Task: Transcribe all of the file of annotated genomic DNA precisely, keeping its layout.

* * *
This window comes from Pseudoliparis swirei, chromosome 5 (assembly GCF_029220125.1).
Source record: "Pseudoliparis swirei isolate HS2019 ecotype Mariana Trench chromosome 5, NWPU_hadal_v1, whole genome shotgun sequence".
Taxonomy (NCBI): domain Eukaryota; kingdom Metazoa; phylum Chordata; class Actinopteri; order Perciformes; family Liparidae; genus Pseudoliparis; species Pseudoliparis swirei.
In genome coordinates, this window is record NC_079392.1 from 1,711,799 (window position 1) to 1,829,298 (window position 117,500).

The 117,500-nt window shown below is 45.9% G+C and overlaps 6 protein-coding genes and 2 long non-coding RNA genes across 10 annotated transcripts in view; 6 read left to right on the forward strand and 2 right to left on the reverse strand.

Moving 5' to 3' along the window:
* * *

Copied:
This window comes from Pseudoliparis swirei, chromosome 5 (assembly GCF_029220125.1).
Source record: "Pseudoliparis swirei isolate HS2019 ecotype Mariana Trench chromosome 5, NWPU_hadal_v1, whole genome shotgun sequence".
Taxonomy (NCBI): domain Eukaryota; kingdom Metazoa; phylum Chordata; class Actinopteri; order Perciformes; family Liparidae; genus Pseudoliparis; species Pseudoliparis swirei.
In genome coordinates, this window is record NC_079392.1 from 1,711,799 (window position 1) to 1,829,298 (window position 117,500).

The 117,500-nt window shown below is 45.9% G+C and overlaps 6 protein-coding genes and 2 long non-coding RNA genes across 10 annotated transcripts in view; 6 read left to right on the forward strand and 2 right to left on the reverse strand.

Moving 5' to 3' along the window: